What is striking here is the context of this book. Conflict was indeed ubiquitous. But what was the conflict about? It was over who would control the state and how that state would operate. This was not a state of nature but a society under Leviathan's control. It was precisely the Leviathan that bred that very conflict that Hobbes was addressing, and he proposed a cure that was essentially identical to the disease.
In fact, the result of the Civil War was the brutal and ghastly dictatorship of Oliver Cromwell, who ruled under democratic slogans. This was a foreshadowing of some of the worst political violence of the 20th century. It was Nazism, Fascism, and Communism that transformed formerly peaceful societies into violent communities in which life did indeed become "solitary, poor, nasty, brutish, and short." Leviathan didn't fix the problem; it bred it — and fastened it on society as a permanent condition.
What is striking about Hobbes is that he thought not at all about economic problems. The problem of human material well-being was not part of his intellectual apparatus. He could not have imagined what England would become only a century to a century and a half later: a bastion of freedom and rising prosperity for everyone.
He wrote at the tail end of an epoch before the rise of old-style liberalism. At the time that Hobbes was writing, the liberal idea had not yet become part of public consciousness in England. In this respect, England was behind the Continent, where intellectuals in Spain and France had already come to understand the core insights of the liberal idea. But in England, John Locke's Two Treatises on Government would not be written for another thirty years, a book that would supply the essential framework of the Declaration of Independence and lead to the formation of the freest and most prosperous society in the history of the world.
Because Hobbes didn't think about economic issues, the essential liberal insight was not part of his thinking. And what is that insight? It is summed up in Frederic Bastiat's claim that "the great social tendencies are harmonious."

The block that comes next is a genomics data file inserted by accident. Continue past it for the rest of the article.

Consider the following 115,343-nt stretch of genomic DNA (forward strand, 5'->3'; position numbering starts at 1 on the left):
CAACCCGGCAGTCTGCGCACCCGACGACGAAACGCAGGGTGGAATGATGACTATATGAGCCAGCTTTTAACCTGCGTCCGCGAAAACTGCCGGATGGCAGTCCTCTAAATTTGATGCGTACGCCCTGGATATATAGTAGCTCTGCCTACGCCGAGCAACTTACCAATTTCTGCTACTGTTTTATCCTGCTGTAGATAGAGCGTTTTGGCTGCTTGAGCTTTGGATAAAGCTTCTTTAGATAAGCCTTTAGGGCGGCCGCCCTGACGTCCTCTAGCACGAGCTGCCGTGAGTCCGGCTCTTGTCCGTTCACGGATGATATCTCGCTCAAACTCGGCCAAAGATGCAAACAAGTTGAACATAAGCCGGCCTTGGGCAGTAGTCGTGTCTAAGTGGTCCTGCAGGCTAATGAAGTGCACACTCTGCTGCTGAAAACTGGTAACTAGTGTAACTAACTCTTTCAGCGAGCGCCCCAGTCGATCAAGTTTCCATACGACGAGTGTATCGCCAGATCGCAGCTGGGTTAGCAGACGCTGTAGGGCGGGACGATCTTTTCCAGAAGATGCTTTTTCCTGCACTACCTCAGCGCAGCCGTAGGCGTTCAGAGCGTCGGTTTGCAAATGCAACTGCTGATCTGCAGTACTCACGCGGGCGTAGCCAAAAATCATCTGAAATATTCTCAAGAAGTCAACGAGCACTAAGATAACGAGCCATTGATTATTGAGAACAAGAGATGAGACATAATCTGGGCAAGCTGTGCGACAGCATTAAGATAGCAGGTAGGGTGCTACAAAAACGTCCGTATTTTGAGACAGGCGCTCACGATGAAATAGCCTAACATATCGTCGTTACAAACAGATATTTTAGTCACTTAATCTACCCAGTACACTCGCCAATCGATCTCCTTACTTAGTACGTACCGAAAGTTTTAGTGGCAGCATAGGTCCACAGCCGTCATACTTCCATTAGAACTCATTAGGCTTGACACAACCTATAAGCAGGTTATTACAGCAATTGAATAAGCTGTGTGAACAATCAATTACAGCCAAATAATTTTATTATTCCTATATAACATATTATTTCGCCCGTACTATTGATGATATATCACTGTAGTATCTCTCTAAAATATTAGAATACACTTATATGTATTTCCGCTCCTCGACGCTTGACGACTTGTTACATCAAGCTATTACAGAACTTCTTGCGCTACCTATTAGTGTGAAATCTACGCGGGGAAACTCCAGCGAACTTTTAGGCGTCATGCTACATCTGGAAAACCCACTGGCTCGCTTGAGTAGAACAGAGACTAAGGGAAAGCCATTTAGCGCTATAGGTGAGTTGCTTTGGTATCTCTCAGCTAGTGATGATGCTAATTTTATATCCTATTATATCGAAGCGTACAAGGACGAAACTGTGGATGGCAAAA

We Can Get Along
What he means by this is that society contains within itself the capacity to resolve conflicts and create and sustain institutions that further social cooperation. By pursuing their individual self-interest, people can come to mutual agreement and engage in exchange to their mutual benefit. A critical insight here, one that needs to be taught to every generation, relates to the law of association.
The law of association points out that people of radically different abilities, backgrounds, religions, races, and capacities can successfully cooperate to achieve ever higher levels of social welfare through negotiation and trade. The law of association is what explains the method by which humans were able to move out of caves, away from isolated production, beyond the hunter-gatherer stage, and into what we call civilization. This law makes it possible for people to stop stealing from each other, stop killing each other, and begin to cooperate. It is the basis of society.
Note that the law of association does not suppose that everyone in society is smart, enlightened, talented, or educated. It presumes radical inequality and points to the paradox that the world's smartest, most talented person still has every reason to trade with his polar opposite because scarcity requires that the tasks of production be divided between people. Under the division of labor, everyone plays an essential role. It is the basis of families, communities, firms, and international trade. Another fact that needs to be understood is this: the law of association is a fact of human existence whether or not there is a state. Indeed, the foundation of civilization itself precedes the existence of the state.
What the law of association addresses is the core problem of freedom itself. If all people were equal, if everyone had the same skill level, if there were racial, sexual, and religious homogeneity in society, if people did not have differences of opinion, there would be few if any problems in society to overcome because it would not be a human society. It would be an ant heap, or a series of machine parts that had no volition. The essential problem of social and economic organization, aside from scarcity, is precisely how to deal with the facts of inequality and free will. It is here that freedom excels.
Let us be clear. Bastiat was not saying that there are no such things as criminals. He was saying that society can deal with malevolence through the exchange economy, and in precisely the way we see today: private security companies, private production of locks and guns, private arbitration, and private insurance. The free market can organize protection better than the state. Private enterprise can and does provide the police function better than the state. As Hayek argued, the state is wildly overrated as a mechanism of order keeping. The state is and has been in history a source of disorder and chaos.